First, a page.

Tag Archives: God Save the Queen

Gawd save yer mad pah-raaaayyyyyyddd

A little obvious, I suppose, but the vapid Disney Princess tone of the television coverage of the Diamond Jubilee is bringing out my inner Johnny Rotten.

Of course, it’s also one of the greatest rock and roll songs ever recorded. Considering the economic state of England at the time of its release, I’d say it’s as timely as ever. And then there’s this. How do you like that for austerity?

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Play the guitar like a Sex Pistol!

SteveJonesGibsonI had no idea that Gibson had issued a Steve Jones model Les Paul in honor of the Sex Pistols ax-man. Though it was discontinued some time ago, it appears to have been a sturdy mid-Seventies type Les Paul without a whole lot of gewgaws, aside from the Varga Girl decals on the bottom.

As for the sound, here’s a clip in which Steve Jones himself demonstrates some of those big nasty riffs off Never Mind the Bollocks, Here’s the Sex Pistols.

I read about the punks before I heard them: the early coverage in Rolling Stone pretty much went along with the “Sex Pistols can’t play their instruments” conventional wisdom. It took a network TV program of all things to set me straight. The NBC series Weekend with Lloyd Dobyns did a segment on punk rock that showed Johnny Rotten recording the vocal track for “God Save the Queen,” and I realized that (a) the Sex Pistols were anything but incompetent, and (b) they played rock and roll the way I’d always wanted it played. Then I heard the “God Save the Queen” single, purchased at Armand’s Sound Odyssey in the Cherry Hill Mall, and learned that Steve Jones was in fact an unsung monster on the electric guitar.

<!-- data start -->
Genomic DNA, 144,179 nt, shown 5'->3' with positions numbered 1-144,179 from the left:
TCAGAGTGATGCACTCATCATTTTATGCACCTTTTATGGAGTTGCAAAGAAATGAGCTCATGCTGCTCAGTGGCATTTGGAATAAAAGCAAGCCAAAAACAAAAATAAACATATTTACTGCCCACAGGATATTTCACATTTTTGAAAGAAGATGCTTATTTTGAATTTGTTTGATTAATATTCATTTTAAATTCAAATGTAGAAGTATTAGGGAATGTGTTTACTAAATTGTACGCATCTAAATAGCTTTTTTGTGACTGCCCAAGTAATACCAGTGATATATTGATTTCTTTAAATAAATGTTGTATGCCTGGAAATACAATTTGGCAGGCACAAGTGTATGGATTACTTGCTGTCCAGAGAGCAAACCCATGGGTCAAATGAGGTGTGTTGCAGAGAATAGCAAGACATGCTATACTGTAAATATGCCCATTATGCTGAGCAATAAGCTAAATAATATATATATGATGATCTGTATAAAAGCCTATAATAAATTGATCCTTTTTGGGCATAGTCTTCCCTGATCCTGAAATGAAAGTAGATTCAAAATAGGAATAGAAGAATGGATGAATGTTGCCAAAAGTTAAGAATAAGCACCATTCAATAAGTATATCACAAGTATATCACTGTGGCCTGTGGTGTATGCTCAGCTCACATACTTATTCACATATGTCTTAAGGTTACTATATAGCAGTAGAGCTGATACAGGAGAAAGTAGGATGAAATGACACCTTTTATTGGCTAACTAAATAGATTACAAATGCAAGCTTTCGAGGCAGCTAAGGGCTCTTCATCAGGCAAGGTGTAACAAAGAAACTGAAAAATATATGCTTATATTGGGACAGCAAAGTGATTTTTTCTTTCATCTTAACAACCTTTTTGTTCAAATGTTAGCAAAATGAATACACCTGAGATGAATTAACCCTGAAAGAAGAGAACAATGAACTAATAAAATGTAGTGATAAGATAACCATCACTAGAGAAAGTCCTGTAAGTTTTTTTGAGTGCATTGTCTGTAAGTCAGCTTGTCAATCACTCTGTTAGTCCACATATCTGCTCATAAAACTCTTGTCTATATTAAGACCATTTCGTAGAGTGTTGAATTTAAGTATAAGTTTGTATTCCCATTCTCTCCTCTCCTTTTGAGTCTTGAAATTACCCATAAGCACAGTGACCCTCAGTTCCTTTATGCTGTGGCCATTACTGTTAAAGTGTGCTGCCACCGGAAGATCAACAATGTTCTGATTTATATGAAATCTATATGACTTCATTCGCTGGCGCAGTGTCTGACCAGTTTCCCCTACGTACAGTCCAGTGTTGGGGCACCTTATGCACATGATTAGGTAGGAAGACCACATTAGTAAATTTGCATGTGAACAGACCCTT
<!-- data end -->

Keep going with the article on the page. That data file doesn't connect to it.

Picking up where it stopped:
It’s interesting to hear the riffs stand by themselves, without the multiple overdubs that made Never Mind the Bollocks into a veritable maelstrom of guitar. (The original versions quickly became available on a semi-official bootleg called Spunk, which is worth tracking down.) Clinton Heylin has called the album’s sound “guitar soup,” but I think it’s extraordinary: a universe of snarling riffs, pounded home by Paul Cook’s exemplary drumming.

As for the Steve Jones guitar, let a hardcore fan demonstrate how it sounds:

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